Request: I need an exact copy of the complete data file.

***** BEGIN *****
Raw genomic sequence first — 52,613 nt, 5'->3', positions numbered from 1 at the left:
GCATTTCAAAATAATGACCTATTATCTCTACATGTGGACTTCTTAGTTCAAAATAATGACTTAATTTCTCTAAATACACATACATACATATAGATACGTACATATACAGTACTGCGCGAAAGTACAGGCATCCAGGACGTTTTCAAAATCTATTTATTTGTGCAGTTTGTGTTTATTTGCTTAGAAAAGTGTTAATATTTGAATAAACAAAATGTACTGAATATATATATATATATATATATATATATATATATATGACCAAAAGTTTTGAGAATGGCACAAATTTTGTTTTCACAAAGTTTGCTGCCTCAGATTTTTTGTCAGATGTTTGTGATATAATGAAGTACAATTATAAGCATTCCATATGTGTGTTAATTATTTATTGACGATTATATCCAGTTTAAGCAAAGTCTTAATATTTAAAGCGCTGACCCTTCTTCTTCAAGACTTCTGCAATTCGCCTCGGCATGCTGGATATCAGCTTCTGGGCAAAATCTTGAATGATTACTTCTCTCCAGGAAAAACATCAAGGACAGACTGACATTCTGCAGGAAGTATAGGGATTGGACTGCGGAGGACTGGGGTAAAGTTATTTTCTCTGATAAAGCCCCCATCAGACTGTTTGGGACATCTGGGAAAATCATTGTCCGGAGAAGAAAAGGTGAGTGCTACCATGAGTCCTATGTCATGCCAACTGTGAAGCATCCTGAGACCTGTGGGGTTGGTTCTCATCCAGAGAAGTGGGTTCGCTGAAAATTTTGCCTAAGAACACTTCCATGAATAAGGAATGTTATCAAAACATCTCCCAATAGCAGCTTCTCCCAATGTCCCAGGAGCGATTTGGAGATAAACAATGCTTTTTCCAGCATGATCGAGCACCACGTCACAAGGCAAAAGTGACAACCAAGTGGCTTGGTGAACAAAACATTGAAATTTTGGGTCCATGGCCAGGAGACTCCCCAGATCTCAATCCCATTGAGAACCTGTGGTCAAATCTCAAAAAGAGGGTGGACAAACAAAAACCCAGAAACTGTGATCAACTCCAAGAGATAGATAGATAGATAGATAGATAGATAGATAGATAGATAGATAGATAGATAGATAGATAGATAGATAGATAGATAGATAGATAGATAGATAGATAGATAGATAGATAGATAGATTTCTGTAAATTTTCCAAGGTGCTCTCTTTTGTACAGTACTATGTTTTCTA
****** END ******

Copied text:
Raw genomic sequence first — 52,613 nt, 5'->3', positions numbered from 1 at the left:
GCATTTCAAAATAATGACCTATTATCTCTACATGTGGACTTCTTAGTTCAAAATAATGACTTAATTTCTCTAAATACACATACATACATATAGATACGTACATATACAGTACTGCGCGAAAGTACAGGCATCCAGGACGTTTTCAAAATCTATTTATTTGTGCAGTTTGTGTTTATTTGCTTAGAAAAGTGTTAATATTTGAATAAACAAAATGTACTGAATATATATATATATATATATATATATATATATATATGACCAAAAGTTTTGAGAATGGCACAAATTTTGTTTTCACAAAGTTTGCTGCCTCAGATTTTTTGTCAGATGTTTGTGATATAATGAAGTACAATTATAAGCATTCCATATGTGTGTTAATTATTTATTGACGATTATATCCAGTTTAAGCAAAGTCTTAATATTTAAAGCGCTGACCCTTCTTCTTCAAGACTTCTGCAATTCGCCTCGGCATGCTGGATATCAGCTTCTGGGCAAAATCTTGAATGATTACTTCTCTCCAGGAAAAACATCAAGGACAGACTGACATTCTGCAGGAAGTATAGGGATTGGACTGCGGAGGACTGGGGTAAAGTTATTTTCTCTGATAAAGCCCCCATCAGACTGTTTGGGACATCTGGGAAAATCATTGTCCGGAGAAGAAAAGGTGAGTGCTACCATGAGTCCTATGTCATGCCAACTGTGAAGCATCCTGAGACCTGTGGGGTTGGTTCTCATCCAGAGAAGTGGGTTCGCTGAAAATTTTGCCTAAGAACACTTCCATGAATAAGGAATGTTATCAAAACATCTCCCAATAGCAGCTTCTCCCAATGTCCCAGGAGCGATTTGGAGATAAACAATGCTTTTTCCAGCATGATCGAGCACCACGTCACAAGGCAAAAGTGACAACCAAGTGGCTTGGTGAACAAAACATTGAAATTTTGGGTCCATGGCCAGGAGACTCCCCAGATCTCAATCCCATTGAGAACCTGTGGTCAAATCTCAAAAAGAGGGTGGACAAACAAAAACCCAGAAACTGTGATCAACTCCAAGAGATAGATAGATAGATAGATAGATAGATAGATAGATAGATAGATAGATAGATAGATAGATAGATAGATAGATAGATAGATAGATAGATAGATAGATAGATAGATAGATAGATAGATTTCTGTAAATTTTCCAAGGTGCTCTCTTTTGTACAGTACTATGTTTTCTA